Stuck in time
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Hurricane Maria hit fast, but Puerto Rico's long recovery
has some imagining life on the mainland
Stories by Seth Robbins
40 days after Hurricane Maria hit Puerto Rico, Daytona Beach News-Journal reporter Seth Robbins and photographer Lola Gomez traveled to the island to document the storm's damage and the people working to rebuild.
Their trip spanned five days, concentrated mainly in Puerto Rico's remote mountain regions.
The central highlands township of Utuado was isolated even before Maria, leaving residents to wonder how they will carry on. Read the full story.
After Hurricane Maria struck Sept. 20, lush trees were shorn of leaves, palm fronds were shriveled, and the mountainside was turned brown from the rush of water and earth.
Some 40 days after the storm, greenery had crept back into the hillsides, but a formerly scenic lake was still mud-colored, and the houses overlooking it offered irrefutable testament to Maria’s violence. Dirt spilled from one, rain fell in another, and a third remained flipped over in a heap of smashed concrete. That home had dropped some 100 feet when the ground beneath it gave way.
Utuado — overlooking Lake Caonillas in the island's central highlands — was especially hard hit. And the people here, isolated even prior to Maria, seemed stuck in time, unsure of what to do or even what the next day might hold. Whether to leave for the mainland, or try to rebuild was, in many ways, too much to think about.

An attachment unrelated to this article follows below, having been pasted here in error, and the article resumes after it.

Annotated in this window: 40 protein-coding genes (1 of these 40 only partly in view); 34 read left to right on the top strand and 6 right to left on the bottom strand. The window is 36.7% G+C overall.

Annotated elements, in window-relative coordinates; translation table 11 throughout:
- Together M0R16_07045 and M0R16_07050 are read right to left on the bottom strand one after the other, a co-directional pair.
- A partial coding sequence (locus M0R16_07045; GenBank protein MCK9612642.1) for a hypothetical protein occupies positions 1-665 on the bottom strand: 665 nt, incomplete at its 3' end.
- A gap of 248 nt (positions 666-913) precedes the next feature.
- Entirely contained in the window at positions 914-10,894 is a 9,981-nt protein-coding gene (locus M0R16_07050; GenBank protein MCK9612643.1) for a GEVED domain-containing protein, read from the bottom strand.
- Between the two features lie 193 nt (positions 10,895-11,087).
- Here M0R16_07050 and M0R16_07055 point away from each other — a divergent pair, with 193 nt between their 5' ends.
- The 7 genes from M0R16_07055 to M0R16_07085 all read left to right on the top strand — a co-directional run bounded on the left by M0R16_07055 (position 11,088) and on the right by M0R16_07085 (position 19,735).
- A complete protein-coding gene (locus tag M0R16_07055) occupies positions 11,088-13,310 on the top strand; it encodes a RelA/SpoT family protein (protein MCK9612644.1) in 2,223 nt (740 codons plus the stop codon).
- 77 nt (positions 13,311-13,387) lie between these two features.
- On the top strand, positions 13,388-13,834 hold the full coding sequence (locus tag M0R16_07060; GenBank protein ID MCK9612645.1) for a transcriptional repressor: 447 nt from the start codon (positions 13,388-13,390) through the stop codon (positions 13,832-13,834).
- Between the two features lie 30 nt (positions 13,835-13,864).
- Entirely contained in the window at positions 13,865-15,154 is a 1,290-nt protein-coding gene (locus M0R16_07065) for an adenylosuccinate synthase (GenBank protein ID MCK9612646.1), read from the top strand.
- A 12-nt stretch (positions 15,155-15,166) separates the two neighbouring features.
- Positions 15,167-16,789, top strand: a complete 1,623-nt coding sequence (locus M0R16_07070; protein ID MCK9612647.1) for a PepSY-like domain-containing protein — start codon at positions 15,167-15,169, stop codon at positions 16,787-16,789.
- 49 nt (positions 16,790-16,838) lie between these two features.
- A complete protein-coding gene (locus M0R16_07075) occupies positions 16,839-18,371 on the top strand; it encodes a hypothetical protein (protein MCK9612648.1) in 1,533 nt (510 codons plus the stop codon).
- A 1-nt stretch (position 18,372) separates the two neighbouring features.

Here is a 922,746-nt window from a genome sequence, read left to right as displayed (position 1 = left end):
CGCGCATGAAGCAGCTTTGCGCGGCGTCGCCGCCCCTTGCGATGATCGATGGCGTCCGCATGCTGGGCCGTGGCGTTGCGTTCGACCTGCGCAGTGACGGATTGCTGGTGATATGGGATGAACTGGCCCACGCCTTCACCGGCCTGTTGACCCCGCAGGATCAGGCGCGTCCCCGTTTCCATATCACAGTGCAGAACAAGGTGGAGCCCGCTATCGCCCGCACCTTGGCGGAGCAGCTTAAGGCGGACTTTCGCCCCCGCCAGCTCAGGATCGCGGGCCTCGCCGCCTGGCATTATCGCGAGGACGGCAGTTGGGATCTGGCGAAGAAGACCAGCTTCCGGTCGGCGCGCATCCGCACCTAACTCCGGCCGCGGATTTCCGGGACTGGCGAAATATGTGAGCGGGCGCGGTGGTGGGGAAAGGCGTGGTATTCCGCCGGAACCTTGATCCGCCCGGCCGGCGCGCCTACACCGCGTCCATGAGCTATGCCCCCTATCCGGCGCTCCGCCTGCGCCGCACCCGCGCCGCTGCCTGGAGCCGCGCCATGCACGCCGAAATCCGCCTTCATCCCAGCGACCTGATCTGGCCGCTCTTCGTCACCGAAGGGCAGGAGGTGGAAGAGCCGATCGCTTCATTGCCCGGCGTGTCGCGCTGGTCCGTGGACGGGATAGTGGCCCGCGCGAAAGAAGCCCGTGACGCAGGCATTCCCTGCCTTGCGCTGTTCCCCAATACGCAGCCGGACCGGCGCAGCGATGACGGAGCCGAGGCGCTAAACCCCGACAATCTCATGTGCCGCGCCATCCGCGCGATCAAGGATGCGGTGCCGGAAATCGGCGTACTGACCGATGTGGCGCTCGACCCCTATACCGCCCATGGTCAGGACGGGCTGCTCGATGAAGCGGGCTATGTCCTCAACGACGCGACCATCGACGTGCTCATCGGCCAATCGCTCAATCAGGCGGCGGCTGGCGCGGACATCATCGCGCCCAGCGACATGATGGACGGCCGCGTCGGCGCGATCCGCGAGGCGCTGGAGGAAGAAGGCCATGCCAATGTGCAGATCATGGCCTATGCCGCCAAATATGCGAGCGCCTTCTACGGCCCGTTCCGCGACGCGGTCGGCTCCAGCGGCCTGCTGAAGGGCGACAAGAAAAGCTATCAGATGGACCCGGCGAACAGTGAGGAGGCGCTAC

Charito Morales, 39, takes the blood pressure of 86-year-old Francisco Serrano, who lives alone in an apartment in the hilltops of Utuado. Morales, who works in public health in Philadelphia, came to Puerto Rico shortly after Hurricane Maria to triage patients.
Charito Morales and Chelsea Ervi check on a bedridden Anibal Maldonado and his wife, Reina, in their house in the mountains of Utuado. Morales and Ervi are volunteering with Pirates Surf Club Hurricane Relief, a group with ties to New Smyrna Beach that is providing aid to the hillside residents in the heart of Puerto Rico.
A lanky man nicknamed “Coqui,” Jose Maldonado, 43, grew up in Utuado, returned about two years ago and was supporting himself ever since with disability benefits. Before, he’d lived in Jersey City and Connecticut and would consider returning if it weren’t for his wife — who will never leave this place, he said.
Since the hurricane, Maldonado had served as a de-facto communications center for the town, owing to his hobby as a radio operator. Cell phone service was still absent in much of Puerto Rico, and here in the mountains, it was nonexistent.
"I drive around now and then, and try to help with what I can," he said.